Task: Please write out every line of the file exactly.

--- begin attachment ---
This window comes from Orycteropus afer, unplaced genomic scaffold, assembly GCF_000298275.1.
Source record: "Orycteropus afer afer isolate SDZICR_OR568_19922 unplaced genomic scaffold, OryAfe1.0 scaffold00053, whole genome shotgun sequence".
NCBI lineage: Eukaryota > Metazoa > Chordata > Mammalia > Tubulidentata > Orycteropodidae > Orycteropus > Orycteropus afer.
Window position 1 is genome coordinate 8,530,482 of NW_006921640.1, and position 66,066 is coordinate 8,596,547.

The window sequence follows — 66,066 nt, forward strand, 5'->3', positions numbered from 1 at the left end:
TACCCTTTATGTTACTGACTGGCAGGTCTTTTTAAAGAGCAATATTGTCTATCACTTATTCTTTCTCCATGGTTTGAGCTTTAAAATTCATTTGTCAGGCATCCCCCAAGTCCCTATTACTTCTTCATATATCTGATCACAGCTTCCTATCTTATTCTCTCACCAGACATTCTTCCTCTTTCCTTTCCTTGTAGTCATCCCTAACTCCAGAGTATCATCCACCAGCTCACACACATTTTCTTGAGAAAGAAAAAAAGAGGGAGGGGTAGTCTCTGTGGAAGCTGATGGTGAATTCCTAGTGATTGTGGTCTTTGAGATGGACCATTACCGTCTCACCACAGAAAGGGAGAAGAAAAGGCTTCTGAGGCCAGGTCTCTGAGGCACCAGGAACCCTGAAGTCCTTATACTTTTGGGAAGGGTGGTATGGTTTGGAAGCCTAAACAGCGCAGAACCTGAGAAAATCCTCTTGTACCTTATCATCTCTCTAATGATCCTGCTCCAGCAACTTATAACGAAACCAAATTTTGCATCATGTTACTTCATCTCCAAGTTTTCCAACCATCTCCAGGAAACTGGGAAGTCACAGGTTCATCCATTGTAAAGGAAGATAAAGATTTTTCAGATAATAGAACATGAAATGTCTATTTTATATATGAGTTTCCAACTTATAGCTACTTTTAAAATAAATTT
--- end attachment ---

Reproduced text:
This window comes from Orycteropus afer, unplaced genomic scaffold, assembly GCF_000298275.1.
Source record: "Orycteropus afer afer isolate SDZICR_OR568_19922 unplaced genomic scaffold, OryAfe1.0 scaffold00053, whole genome shotgun sequence".
NCBI lineage: Eukaryota > Metazoa > Chordata > Mammalia > Tubulidentata > Orycteropodidae > Orycteropus > Orycteropus afer.
Window position 1 is genome coordinate 8,530,482 of NW_006921640.1, and position 66,066 is coordinate 8,596,547.

The window sequence follows — 66,066 nt, forward strand, 5'->3', positions numbered from 1 at the left end:
TACCCTTTATGTTACTGACTGGCAGGTCTTTTTAAAGAGCAATATTGTCTATCACTTATTCTTTCTCCATGGTTTGAGCTTTAAAATTCATTTGTCAGGCATCCCCCAAGTCCCTATTACTTCTTCATATATCTGATCACAGCTTCCTATCTTATTCTCTCACCAGACATTCTTCCTCTTTCCTTTCCTTGTAGTCATCCCTAACTCCAGAGTATCATCCACCAGCTCACACACATTTTCTTGAGAAAGAAAAAAAGAGGGAGGGGTAGTCTCTGTGGAAGCTGATGGTGAATTCCTAGTGATTGTGGTCTTTGAGATGGACCATTACCGTCTCACCACAGAAAGGGAGAAGAAAAGGCTTCTGAGGCCAGGTCTCTGAGGCACCAGGAACCCTGAAGTCCTTATACTTTTGGGAAGGGTGGTATGGTTTGGAAGCCTAAACAGCGCAGAACCTGAGAAAATCCTCTTGTACCTTATCATCTCTCTAATGATCCTGCTCCAGCAACTTATAACGAAACCAAATTTTGCATCATGTTACTTCATCTCCAAGTTTTCCAACCATCTCCAGGAAACTGGGAAGTCACAGGTTCATCCATTGTAAAGGAAGATAAAGATTTTTCAGATAATAGAACATGAAATGTCTATTTTATATATGAGTTTCCAACTTATAGCTACTTTTAAAATAAATTT